Soon after the government shutdown ended, we heard murmurs that the TIGER grant program for innovative transportation projects had been a casualty of the negotiations.
Under the rules of the Office of Management and Budget, any program that was de-funded in either chamber’s bill would be de-funded in the continuing resolution (the temporary budget) until it can be replaced by an approved appropriations bill. That’s to ensure compliance with the Anti-Deficiency Act, which basically says Congress shouldn’t allocate money to a program for a given year if it’s later going to say that program has no budget for that year.
The House, as usual, de-funded TIGER in its budget proposal, while the Senate dutifully allocated $474 million for the fifth round of TIGER grants and another $550 million for a sixth round. Neither chamber passed the budget on the floor, but the OMB rule that ended up de-funding TIGER only requires that the bill be voted out of committee, which it was in both chambers.
Thankfully, this CR only lasts through January 15, 2014. But then what? Congress has four options:
- Pass a 2014 budget. Outlook: negative. Congress hasn’t passed a budget since 2009. It’s nice of the Senate to even bother going through the motions these days, which they didn’t for a few years. If Congress did, miraculously, agree on a budget to send to the president, it’s anyone’s guess whether TIGER would be included.
- Pass another continuing resolution through the end of FY2014. That would reinstate TIGER funding at last year’s levels, since there would be no risk of a full-year bill violating the Anti-Deficiency Act. Technically, the House could insist on a rider to the CR zeroing out TIGER, but those sorts of things severely gum up the process and it’s unlikely they’d bother for something so small and low-profile.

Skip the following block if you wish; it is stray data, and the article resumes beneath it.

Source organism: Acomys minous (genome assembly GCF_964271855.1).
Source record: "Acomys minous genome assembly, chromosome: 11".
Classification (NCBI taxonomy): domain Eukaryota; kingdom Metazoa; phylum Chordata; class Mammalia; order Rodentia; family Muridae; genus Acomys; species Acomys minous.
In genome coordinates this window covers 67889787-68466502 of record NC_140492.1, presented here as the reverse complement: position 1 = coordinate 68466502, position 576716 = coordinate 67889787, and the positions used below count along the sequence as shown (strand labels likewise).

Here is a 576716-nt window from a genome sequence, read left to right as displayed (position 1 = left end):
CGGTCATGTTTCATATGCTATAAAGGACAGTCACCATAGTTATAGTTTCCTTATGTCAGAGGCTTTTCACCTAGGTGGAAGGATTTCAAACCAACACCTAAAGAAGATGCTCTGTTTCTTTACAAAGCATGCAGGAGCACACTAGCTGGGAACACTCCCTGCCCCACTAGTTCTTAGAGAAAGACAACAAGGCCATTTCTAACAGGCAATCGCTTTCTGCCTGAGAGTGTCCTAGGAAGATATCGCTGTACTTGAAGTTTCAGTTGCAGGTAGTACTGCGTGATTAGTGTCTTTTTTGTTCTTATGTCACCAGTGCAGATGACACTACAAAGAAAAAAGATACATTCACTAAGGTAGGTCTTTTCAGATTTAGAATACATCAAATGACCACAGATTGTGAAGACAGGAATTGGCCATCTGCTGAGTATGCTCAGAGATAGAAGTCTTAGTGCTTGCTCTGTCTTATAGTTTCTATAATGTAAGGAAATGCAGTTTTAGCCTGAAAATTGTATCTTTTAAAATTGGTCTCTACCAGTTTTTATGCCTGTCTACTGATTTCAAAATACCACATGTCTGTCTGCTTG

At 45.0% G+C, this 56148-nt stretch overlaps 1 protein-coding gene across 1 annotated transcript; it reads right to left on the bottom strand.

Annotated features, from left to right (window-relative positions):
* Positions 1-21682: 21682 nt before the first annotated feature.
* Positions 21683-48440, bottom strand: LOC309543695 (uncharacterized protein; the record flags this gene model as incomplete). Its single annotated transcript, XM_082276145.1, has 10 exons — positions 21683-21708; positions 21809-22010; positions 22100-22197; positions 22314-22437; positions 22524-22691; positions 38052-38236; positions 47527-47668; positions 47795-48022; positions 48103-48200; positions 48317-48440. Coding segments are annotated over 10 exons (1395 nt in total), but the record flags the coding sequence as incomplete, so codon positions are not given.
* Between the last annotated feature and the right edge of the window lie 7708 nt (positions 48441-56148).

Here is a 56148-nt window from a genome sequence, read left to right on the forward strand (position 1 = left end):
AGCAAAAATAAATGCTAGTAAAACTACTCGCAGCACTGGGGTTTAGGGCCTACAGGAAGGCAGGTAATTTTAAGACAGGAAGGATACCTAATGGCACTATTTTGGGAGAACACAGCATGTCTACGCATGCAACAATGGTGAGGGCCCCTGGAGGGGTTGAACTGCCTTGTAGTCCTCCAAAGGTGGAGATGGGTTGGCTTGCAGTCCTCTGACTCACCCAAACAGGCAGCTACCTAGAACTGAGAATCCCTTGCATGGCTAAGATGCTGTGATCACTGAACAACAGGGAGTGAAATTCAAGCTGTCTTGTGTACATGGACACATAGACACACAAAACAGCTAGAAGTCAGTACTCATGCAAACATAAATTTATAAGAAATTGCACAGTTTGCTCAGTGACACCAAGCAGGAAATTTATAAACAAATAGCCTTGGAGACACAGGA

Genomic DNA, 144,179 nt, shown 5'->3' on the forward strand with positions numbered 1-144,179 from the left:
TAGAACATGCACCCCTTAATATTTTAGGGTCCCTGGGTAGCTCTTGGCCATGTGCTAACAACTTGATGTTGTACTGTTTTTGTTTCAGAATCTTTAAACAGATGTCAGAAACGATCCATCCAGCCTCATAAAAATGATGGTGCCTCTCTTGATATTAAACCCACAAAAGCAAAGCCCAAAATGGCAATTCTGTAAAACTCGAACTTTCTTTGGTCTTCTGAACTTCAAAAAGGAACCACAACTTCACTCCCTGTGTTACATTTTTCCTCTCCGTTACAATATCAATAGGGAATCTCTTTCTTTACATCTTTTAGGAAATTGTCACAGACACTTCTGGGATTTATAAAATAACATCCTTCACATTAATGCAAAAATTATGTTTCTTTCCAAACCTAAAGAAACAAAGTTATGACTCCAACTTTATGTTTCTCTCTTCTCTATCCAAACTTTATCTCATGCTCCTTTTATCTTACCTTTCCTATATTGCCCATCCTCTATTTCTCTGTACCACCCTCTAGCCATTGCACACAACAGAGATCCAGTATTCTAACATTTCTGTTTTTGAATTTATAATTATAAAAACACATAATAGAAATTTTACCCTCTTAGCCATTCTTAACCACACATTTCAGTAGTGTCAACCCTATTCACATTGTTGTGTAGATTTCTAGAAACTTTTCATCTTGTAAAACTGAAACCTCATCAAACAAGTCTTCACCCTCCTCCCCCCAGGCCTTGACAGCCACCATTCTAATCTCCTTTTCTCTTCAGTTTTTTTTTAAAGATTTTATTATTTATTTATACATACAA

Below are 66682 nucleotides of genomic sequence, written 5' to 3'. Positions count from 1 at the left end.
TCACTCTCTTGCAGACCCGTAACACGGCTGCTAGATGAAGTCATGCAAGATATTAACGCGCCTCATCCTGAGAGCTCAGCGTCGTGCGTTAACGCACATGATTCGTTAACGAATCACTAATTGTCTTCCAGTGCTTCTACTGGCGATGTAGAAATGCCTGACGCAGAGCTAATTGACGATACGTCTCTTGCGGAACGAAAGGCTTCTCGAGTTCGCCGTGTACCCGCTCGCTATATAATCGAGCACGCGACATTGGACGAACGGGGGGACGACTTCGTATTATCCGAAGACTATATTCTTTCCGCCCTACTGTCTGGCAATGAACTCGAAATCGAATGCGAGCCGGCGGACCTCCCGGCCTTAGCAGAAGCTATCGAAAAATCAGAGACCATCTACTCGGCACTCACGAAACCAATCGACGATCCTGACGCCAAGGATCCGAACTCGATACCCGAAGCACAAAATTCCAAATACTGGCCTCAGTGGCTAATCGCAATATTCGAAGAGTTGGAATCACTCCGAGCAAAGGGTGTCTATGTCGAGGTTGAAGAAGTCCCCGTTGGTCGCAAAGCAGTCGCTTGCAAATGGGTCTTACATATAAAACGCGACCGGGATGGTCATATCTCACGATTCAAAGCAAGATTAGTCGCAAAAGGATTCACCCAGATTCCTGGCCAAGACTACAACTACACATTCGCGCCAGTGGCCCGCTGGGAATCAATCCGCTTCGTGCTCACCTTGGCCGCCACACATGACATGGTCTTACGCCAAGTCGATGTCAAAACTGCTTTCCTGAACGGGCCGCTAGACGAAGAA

- Pass another short-term CR for just a few weeks or months. TIGER and just about everything else would remain in limbo.
- Shut down the government. It could happen.
Even worse: On January 15, when a new budget or CR will have to come into effect to prevent yet another government shutdown, they’ll have to deal with a new round of sequester cuts. Luckily, much of the painful part is already over. Though the 2014 cuts look big — $109.3 billion — that’s the reduction from pre-sequestration levels, not 2013 levels. “Only” another $20 billion needs to come out of the budget this time around, and almost exclusively from defense. So the most vulnerable transportation programs like New Starts and Amtrak, which come out of discretionary, not mandatory, spending, needn’t suffer too much.
That won’t stop the House from trying, of course.